1883. No one went to the Post office for the mail, so I received nothing from home.
Dec. 27. Thursday. The afternoon was foggy and rainy. I have written home and received letters from Dr. and Eunice and Ida. Miss Lizzie Leeker is here dressmaking for Mrs. Gray.
Dec. 28. Friday. We had a shower and a beautiful rainbow at sunset. I wrote home but received no mail. I was also disappointed in not seeing Howard, whom I had expected today.
Dec. 29. Saturday. I have written home and to Eunice. The weather is still a little foggy and cloudy. Howard has come and I was delighted to see him. He has brought me Christmas presents, so that now I have received six, viz. - the necktie from Grandma, a book from Howard ("Gold Foil"-Timothy Titcomb) - a rigolette from Ida - a napkin ring (silver) from Eunice - a pen knife from Dr. - and a very handsome Christmas card from Sister Susie. So I have not been forgotten, though so far away. Howard has been having a fine time at Lathrop at Mr. Clapp's.
Dec. 30. Sabbath. This morning I took a long walk with Howard who left me by the noon train. He wished to stay longer but his business called him home. It seems more lonely than ever, now that he has gone. I received eight letters yesterday, which I forgot to mention. There were two from Ida, two from Ada, and one each from Willard, Horace, Georgie and Eunice. I have written to Ada and attended S. school.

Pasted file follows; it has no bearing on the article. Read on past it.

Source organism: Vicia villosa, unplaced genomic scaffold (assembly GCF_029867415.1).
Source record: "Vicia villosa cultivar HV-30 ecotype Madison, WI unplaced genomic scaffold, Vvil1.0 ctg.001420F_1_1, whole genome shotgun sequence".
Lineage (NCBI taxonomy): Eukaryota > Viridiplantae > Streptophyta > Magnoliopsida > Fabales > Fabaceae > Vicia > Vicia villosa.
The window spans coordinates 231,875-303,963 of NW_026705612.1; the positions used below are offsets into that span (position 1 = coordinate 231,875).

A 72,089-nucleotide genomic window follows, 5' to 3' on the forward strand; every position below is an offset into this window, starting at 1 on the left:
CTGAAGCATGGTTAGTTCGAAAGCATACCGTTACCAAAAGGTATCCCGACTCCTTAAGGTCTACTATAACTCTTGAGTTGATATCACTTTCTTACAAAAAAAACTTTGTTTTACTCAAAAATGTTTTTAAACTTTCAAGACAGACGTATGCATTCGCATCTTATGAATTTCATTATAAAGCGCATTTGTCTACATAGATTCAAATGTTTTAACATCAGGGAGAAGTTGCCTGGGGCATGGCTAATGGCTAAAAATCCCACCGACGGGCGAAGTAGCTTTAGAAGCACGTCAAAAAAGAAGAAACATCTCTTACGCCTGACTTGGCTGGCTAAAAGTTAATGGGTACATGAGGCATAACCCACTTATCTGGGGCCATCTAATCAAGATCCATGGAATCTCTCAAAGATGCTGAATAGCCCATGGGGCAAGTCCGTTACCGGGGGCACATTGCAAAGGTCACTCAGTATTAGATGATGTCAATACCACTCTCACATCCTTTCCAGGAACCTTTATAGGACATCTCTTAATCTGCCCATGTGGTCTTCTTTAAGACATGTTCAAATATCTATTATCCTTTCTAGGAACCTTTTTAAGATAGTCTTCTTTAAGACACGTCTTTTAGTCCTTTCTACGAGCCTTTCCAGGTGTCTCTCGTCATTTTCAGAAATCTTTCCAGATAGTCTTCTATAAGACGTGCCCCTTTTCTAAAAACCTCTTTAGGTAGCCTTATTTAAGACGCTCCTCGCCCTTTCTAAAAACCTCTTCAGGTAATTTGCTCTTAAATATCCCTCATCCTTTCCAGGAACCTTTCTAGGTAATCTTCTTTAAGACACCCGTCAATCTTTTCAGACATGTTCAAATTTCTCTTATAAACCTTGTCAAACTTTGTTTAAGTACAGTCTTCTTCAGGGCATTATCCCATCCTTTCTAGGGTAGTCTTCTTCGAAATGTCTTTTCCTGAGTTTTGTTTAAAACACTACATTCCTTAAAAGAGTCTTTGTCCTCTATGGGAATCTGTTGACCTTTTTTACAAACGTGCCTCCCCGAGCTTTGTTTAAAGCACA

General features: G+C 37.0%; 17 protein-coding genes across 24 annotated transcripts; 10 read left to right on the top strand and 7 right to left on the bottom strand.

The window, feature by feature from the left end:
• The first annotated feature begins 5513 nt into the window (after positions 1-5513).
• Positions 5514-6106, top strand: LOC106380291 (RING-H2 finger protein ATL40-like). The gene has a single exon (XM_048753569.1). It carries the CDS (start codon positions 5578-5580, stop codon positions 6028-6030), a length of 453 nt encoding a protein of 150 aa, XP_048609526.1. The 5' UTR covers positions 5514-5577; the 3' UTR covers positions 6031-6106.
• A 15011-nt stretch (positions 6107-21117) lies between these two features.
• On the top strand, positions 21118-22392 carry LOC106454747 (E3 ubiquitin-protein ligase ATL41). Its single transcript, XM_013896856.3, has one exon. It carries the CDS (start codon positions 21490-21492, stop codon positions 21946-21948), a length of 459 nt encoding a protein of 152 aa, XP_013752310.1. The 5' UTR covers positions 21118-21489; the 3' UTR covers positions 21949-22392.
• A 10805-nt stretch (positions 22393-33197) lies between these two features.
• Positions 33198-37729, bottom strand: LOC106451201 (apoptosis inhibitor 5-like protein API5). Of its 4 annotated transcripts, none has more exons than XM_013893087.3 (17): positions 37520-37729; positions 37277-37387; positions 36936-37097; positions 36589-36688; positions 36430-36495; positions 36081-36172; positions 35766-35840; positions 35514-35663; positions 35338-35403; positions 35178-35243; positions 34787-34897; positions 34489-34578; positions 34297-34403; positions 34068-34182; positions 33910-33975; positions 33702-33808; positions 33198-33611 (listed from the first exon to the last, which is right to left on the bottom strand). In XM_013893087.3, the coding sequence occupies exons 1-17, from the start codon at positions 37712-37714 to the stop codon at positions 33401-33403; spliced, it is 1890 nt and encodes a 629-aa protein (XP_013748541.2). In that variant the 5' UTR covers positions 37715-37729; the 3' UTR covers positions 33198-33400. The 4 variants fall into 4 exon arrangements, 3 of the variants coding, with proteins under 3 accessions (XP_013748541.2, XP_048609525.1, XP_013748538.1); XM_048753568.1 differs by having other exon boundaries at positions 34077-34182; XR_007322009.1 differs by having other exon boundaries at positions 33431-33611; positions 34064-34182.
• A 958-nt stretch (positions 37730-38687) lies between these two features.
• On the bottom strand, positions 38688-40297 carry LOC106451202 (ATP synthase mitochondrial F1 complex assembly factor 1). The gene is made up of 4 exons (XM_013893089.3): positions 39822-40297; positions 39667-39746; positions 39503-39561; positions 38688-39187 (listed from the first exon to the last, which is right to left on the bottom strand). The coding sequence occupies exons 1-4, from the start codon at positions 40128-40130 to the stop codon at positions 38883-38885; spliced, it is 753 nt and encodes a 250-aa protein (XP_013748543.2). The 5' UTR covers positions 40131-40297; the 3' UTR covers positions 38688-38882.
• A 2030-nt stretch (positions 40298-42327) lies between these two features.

Dec. 31. Monday. Horace is today twentythree years old. He has now been two years in New England, and this is his second year in Harvard College, where he stands high. Her has not failed to write to me as often as once a week, ever since he left. I have received no mail today, but have written to Dr. to Ida and to all together. Four men are here from San Jose stopping over night. We have been playing Word Game and all the company but me have sat up to see the Old
1883. year out and the New Year in, busying themselves with the game. And so the year has closed - a year in which I have been only four months of the time at home, and this asthma has been so tedious. But the children have done all they could to make it pleasant for me, and some weeks in the first part of the year were unusually happy ones for me. I have been all the year filled with thankfulness for many mercies, and especially that my dear ones have been so free from sickness, while I have been obliged to be absent from them, and though serious accidents have come to some of them, none have proved fatal. Especially would I notice, the narrow escape from death which Luther had, when assaulted by the crazy Mr. White. For all these great blessings, I praise the Lord, as I take kindly leave of the year 1883.
Original dimensions: 22 x 34 cm.
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Delia Locke, diaries, women, diarist, California, Locke-Hammond Family Papers, Lockeford, CA, Dean Jewett Locke, rural life, rural California, 19th Century, church, temperance organizations, Mokelumne River Ladies' Sewing Circle, temperature recordings, journal